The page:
Schwab slashes fees across ETF range in bid to win assets

Sep 24th, 2012 | By | Category: ETF and Index News

Charles Schwab has slashed the fees on its range of exchange-traded funds (ETFs) in a bid gain market share. Each of the firm’s 15 NYSE-listed funds is now the cheapest – as measured by operating expense ratio – in their respective Lipper category.

Schwab slashes fees across exchange-traded fund (ETF) range in bid to win assets

Since launching in November 2009,Charles Schwab’s range of in-house ETFs have grown to over $7.2 billion AUM.

The company, which is perhaps best known for its discount brokerage services, launched its own range ETFs in November 2009 and was the first to offer commission-free online trading of ETFs in client accounts.

Since then, the firm’s in-house ETFs have grown to over $7.2 billion in assets under management (AUM) as of August 31, 2012.

Walt Bettinger, Charles Schwab CEO, said: “In this period of uncertainty in the markets, the expenses investors pay are the only sure thing. As a long-time advocate for investors, we want to offer our clients a truly low-cost way to build a diversified portfolio.”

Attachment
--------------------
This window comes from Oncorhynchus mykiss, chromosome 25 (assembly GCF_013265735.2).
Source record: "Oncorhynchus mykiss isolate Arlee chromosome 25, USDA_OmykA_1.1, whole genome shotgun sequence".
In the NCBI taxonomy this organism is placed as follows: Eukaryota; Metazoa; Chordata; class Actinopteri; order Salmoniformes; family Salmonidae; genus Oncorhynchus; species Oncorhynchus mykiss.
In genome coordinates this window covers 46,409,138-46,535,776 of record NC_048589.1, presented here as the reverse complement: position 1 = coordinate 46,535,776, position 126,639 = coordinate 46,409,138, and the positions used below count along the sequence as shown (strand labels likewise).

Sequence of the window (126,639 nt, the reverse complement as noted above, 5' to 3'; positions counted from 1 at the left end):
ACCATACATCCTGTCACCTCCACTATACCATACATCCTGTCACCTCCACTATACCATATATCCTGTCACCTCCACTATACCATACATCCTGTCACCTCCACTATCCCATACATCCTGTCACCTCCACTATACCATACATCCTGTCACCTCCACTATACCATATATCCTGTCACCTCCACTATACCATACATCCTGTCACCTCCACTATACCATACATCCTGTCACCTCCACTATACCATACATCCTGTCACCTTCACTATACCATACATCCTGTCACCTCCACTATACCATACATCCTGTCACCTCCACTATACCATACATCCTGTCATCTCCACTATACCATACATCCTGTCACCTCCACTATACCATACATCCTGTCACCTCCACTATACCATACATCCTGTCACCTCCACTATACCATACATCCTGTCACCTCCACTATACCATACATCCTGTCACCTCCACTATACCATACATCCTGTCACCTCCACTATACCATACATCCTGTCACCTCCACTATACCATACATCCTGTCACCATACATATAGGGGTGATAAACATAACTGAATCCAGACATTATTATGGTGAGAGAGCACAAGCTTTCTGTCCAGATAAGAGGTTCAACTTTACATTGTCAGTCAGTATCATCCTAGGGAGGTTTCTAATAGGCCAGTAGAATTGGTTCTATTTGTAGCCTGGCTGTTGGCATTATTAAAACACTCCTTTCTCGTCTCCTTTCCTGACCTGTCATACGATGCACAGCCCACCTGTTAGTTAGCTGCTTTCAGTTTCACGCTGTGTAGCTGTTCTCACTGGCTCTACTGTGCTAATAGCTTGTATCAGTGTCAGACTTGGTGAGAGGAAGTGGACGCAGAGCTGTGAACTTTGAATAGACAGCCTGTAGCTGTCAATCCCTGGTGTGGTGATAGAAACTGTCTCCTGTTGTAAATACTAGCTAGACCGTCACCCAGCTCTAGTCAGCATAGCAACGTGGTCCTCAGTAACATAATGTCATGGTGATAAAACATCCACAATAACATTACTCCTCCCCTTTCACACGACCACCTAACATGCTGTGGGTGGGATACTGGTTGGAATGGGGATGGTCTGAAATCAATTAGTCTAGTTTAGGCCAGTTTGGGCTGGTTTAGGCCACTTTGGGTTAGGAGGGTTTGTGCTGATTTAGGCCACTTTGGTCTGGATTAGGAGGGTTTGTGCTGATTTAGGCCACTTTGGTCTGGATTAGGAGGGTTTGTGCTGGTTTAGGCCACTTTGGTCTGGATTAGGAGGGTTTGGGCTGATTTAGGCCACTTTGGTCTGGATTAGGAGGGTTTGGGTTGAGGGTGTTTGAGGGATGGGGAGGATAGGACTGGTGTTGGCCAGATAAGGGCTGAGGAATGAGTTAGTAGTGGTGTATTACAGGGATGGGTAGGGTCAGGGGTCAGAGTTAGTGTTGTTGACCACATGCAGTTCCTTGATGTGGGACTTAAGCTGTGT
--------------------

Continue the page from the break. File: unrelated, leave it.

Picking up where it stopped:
Bettinger continued: “It shouldn’t cost a lot for investors to do the right things with their money. Our roots are in building great tools and products for clients at affordable prices that improve the investing experience, from discount brokerage services and online trading to advice products like Schwab Managed Portfolios and commission-free online trading of our ETFs. We’re committed to being at the forefront of the ETF industry and to making the ETF investment equation simple and smart, whether the investment is small or large.”

Marie Chandoha, President of Charles Schwab Investment Management, added: “For investors, one of the keys to long-term success is constructing well-diversified portfolios that address their goals as cost-effectively as possible. We believe Schwab ETFs are a great tool for this because they provide our clients with exposure to core asset categories, and have a history of being tax efficient and performing in line with their indexes. Today’s announcement lowers one more barrier for investors who use our ETFs as the building blocks of their portfolios.”

Whilst the headline fee is important, investors should consider the overall total cost of ownership, as investors bear other costs beyond the management fee. Most notable of these is the cost associated with the bid/ask spread. For example, while the expense ratio on Vanguard’s broad-market core equity fund, the Vanguard Total Stock Market ETF (VTI), is 0.06% versus 0.04% for the comparable Schwab US Broad Market ETF (SCHB), an investor would lose roughly 0.05% to buy and then sell the Schwab fund versus only 0.02% for the more liquid Vanguard fund.

Investors should also consider the impact of tracking error – the difference between the performance of the fund and the performance of the benchmark.

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